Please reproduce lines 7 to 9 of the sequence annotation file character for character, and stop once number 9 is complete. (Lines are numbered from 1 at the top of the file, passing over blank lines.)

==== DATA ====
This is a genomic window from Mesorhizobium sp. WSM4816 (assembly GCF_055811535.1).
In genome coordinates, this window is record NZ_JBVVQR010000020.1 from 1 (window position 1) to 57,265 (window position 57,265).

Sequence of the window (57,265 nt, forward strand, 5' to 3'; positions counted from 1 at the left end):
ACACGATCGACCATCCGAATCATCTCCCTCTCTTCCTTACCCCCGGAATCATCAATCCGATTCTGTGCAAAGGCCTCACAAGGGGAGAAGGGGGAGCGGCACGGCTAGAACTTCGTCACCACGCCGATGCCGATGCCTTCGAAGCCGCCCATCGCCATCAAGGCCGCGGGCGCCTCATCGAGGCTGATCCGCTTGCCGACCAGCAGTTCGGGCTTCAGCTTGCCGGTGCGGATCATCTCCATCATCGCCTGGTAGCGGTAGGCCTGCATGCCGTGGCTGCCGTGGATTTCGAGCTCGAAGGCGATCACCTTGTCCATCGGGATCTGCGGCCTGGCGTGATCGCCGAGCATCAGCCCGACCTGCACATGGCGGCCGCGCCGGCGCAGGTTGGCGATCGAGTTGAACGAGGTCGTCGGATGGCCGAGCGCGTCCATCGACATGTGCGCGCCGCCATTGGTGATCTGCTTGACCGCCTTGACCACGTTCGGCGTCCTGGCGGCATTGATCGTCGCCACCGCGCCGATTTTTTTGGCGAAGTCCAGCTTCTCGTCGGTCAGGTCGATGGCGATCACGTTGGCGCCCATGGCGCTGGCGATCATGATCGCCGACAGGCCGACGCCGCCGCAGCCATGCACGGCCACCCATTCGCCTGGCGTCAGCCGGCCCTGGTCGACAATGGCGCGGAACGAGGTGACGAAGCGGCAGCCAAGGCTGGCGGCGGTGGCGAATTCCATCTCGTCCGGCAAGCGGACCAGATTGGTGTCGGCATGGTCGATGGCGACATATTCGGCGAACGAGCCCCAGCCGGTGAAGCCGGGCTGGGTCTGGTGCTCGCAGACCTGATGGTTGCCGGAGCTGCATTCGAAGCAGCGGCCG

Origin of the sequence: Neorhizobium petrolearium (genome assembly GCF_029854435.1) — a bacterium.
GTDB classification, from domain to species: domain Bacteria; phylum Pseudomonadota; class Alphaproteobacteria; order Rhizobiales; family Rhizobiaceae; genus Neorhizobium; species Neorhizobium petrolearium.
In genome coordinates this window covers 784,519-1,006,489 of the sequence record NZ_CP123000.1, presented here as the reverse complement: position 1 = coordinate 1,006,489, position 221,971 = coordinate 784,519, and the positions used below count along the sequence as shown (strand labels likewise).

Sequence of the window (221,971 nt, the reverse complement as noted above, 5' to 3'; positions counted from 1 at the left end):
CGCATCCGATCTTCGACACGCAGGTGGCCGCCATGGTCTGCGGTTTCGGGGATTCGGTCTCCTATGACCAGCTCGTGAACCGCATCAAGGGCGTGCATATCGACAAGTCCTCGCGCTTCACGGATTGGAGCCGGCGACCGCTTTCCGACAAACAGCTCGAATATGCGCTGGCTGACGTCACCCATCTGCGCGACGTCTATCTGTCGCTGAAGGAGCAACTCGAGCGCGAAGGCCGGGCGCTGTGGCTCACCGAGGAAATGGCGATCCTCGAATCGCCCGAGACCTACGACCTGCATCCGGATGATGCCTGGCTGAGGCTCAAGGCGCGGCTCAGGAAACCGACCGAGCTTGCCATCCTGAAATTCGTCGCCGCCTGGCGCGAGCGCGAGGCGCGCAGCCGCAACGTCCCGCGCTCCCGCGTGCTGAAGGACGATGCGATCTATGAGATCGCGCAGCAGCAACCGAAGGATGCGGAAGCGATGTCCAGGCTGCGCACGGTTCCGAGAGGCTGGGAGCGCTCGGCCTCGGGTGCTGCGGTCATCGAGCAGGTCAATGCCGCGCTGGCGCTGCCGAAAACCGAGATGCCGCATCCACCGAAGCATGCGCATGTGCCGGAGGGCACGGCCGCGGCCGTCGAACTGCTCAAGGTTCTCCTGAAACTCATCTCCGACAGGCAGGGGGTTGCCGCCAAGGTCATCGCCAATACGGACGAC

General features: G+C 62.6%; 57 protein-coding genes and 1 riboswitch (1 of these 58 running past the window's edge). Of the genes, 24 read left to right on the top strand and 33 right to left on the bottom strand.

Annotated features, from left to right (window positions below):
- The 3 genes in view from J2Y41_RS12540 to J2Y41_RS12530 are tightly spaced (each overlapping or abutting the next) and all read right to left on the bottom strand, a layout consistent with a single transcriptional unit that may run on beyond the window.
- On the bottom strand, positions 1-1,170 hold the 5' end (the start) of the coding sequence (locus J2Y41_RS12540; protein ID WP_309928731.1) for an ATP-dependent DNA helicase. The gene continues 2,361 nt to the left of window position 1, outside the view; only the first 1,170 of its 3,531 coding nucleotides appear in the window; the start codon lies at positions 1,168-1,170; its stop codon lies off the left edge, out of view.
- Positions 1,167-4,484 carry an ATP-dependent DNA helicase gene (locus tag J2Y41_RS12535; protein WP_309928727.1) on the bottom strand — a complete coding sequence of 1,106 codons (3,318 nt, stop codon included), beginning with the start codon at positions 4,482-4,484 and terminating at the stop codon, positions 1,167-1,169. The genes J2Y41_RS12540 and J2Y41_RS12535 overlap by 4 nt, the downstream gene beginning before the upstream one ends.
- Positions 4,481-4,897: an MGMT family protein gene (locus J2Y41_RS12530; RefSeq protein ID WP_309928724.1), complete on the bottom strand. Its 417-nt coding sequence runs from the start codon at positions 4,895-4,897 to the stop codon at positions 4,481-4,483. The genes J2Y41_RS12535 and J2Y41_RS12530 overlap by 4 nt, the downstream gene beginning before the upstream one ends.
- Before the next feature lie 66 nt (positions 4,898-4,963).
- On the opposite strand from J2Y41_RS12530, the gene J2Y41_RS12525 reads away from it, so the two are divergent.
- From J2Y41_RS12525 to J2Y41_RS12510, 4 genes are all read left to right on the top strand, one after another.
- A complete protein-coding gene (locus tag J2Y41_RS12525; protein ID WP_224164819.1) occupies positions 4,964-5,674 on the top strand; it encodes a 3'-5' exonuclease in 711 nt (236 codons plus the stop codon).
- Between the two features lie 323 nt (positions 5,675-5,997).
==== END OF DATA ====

In genome coordinates this window covers 784,519-1,006,489 of the sequence record NZ_CP123000.1, presented here as the reverse complement: position 1 = coordinate 1,006,489, position 221,971 = coordinate 784,519, and the positions used below count along the sequence as shown (strand labels likewise).

Sequence of the window (221,971 nt, the reverse complement as noted above, 5' to 3'; positions counted from 1 at the left end):
CGCATCCGATCTTCGACACGCAGGTGGCCGCCATGGTCTGCGGTTTCGGGGATTCGGTCTCCTATGACCAGCTCGTGAACCGCATCAAGGGCGTGCATATCGACAAGTCCTCGCGCTTCACGGATTGGAGCCGGCGACCGCTTTCCGACAAACAGCTCGAATATGCGCTGGCTGACGTCACCCATCTGCGCGACGTCTATCTGTCGCTGAAGGAGCAACTCGAGCGCGAAGGCCGGGCGCTGTGGCTCACCGAGGAAATGGCGATCCTCGAATCGCCCGAGACCTACGACCTGCATCCGGATGATGCCTGGCTGAGGCTCAAGGCGCGGCTCAGGAAACCGACCGAGCTTGCCATCCTGAAATTCGTCGCCGCCTGGCGCGAGCGCGAGGCGCGCAGCCGCAACGTCCCGCGCTCCCGCGTGCTGAAGGACGATGCGATCTATGAGATCGCGCAGCAGCAACCGAAGGATGCGGAAGCGATGTCCAGGCTGCGCACGGTTCCGAGAGGCTGGGAGCGCTCGGCCTCGGGTGCTGCGGTCATCGAGCAGGTCAATGCCGCGCTGGCGCTGCCGAAAACCGAGATGCCGCATCCACCGAAGCATGCGCATGTGCCGGAGGGCACGGCCGCGGCCGTCGAACTGCTCAAGGTTCTCCTGAAACTCATCTCCGACAGGCAGGGGGTTGCCGCCAAGGTCATCGCCAATACGGACGAC